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Exhibition shows diversity of student work

While most seniors who graduate with distinction spend their senior year toiling over massive research theses, two art majors graduating with honors have culminated their four years of learning with a very different kind of project. "Honors Exhibition: Students with Distinction in Art," currently on display in the Bivins Gallery, features furniture designs by Trinity senior Fred Stiber and figure drawings by Trinity senior Karen Burch.

The "Honors Exhibition" represents the first time in several years that art majors have completed honors projects. Like other majors, to graduate with distinction, art students must meet a GPA requirement and complete an independent project during their last semester.

While these two students did not work together on their individual projects, Burch said that her figure drawings and Stiber's furniture designs have a lot in common in that both of their works are "both linear and very figural."

The gallery contains Stiber's creative furniture pieces surrounded by Burch's figure drawings on the walls. The display of the two distinct types of art in the same room shows the spectrum of talent in the department. Burch's more traditional studies of the female body contrast with the modern, corporate-like designs of Stiber's furniture.

Burch's portion of the exhibit incorporates sketches, monoprints (a form of printmaking from paint on Plexiglas) and drawings into a collection which portrays female nudes and other figure studies in a realistic manner. While she usually works in paint, Burch also branched out into drawings for this exhibit.

Burch also experimented with new subject matter. She said that the pieces she did for this exhibit are "by far the most intensive work I've been doing with figures in the past couple of years." The majority of the women Burch depicts are faceless and neither fat nor thin, giving a universal and timeless feeling of beauty to the figures. Her pieces show the female body in an unidealized light, focusing on position and movement.

All of her works are in black and white, emphasizing Burch's dexterity at using the play of light and dark to convey the contours of the human figure. One series of charcoal drawings shows nude figures of both women and men, presenting a contrast between the bodies of the two sexes. Burch's pieces are carefully maneuvered yet not overly detailed. The viewer is thus able to add personal imagination to the artist's conception.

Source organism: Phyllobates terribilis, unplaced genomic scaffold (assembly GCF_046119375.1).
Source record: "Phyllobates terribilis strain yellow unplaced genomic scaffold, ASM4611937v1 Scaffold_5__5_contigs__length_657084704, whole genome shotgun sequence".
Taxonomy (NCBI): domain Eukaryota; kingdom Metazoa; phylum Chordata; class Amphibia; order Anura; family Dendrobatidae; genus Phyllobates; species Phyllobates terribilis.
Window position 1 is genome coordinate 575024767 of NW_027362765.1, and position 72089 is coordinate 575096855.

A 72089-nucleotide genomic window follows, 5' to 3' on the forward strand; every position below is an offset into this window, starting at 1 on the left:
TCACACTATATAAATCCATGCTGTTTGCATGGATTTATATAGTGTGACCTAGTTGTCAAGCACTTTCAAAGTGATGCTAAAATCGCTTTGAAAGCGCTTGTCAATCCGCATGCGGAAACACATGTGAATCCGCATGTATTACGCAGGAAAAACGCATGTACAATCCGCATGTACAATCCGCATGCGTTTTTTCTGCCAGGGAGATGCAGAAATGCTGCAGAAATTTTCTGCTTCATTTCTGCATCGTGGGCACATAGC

"Sonya," two series of pieces, differs from the other black-and-white works in the gallery. "Sonya" shows a girl, the only clothed figure in the exhibit, at work at a desk and later reading. This series was drawn onto small squares of paper bags and focuses on various parts of the girl while she studies. Again, the pieces contain enough detail for the viewer to get a sense of what the artist is portraying, yet Burch does not bombard the piece with every precise line.

In a quite different genre, Fred Stiber's furniture designs bring a very up-to-date feel to the exhibit. Stiber's creations are a combination of original miniature models and life-size works. The miniature pieces are scaled-down versions of stools, tables, and chairs.

Stiber's furniture appears durable yet artistic. While all of the pieces serve a function as pieces of furniture that could be placed in a home or office, they could just as easily function as abstract-art sculptures. Stiber says that he sees his


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